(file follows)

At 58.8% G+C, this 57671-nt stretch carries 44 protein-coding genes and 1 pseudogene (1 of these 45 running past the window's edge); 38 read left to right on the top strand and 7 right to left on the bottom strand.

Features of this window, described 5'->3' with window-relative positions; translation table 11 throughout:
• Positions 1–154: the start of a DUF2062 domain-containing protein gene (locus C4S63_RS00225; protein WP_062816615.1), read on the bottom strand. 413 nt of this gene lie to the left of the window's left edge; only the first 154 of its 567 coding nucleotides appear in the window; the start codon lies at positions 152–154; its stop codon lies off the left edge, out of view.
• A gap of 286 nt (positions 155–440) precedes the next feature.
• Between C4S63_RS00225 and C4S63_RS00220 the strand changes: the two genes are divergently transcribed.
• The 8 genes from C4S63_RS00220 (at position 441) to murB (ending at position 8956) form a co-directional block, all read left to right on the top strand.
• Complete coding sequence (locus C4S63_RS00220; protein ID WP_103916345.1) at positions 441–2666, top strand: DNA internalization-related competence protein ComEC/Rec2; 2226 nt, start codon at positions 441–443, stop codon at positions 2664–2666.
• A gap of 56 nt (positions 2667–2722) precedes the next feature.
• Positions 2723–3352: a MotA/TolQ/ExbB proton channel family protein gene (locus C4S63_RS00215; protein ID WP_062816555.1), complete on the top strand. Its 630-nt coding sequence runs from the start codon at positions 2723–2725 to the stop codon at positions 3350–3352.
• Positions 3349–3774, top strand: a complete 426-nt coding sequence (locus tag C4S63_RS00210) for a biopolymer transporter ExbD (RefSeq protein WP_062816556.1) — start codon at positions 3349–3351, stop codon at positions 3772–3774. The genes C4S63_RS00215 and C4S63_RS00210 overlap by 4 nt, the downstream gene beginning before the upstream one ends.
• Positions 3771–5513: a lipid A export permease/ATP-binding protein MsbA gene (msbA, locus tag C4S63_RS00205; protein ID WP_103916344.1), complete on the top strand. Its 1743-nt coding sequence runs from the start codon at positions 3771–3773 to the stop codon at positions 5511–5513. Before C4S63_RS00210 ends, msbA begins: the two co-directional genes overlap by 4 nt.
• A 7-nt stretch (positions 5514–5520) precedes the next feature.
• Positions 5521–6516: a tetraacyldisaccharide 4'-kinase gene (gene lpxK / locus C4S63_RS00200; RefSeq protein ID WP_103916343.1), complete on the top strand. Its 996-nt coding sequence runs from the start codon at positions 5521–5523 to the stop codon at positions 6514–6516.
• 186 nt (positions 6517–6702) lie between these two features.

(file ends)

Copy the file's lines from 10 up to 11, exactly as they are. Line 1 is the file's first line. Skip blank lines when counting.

• Positions 3349–3774, top strand: a complete 426-nt coding sequence (locus tag C4S63_RS00210) for a biopolymer transporter ExbD (RefSeq protein WP_062816556.1) — start codon at positions 3349–3351, stop codon at positions 3772–3774. The genes C4S63_RS00215 and C4S63_RS00210 overlap by 4 nt, the downstream gene beginning before the upstream one ends.
• Positions 3771–5513: a lipid A export permease/ATP-binding protein MsbA gene (msbA, locus tag C4S63_RS00205; protein ID WP_103916344.1), complete on the top strand. Its 1743-nt coding sequence runs from the start codon at positions 3771–3773 to the stop codon at positions 5511–5513. Before C4S63_RS00210 ends, msbA begins: the two co-directional genes overlap by 4 nt.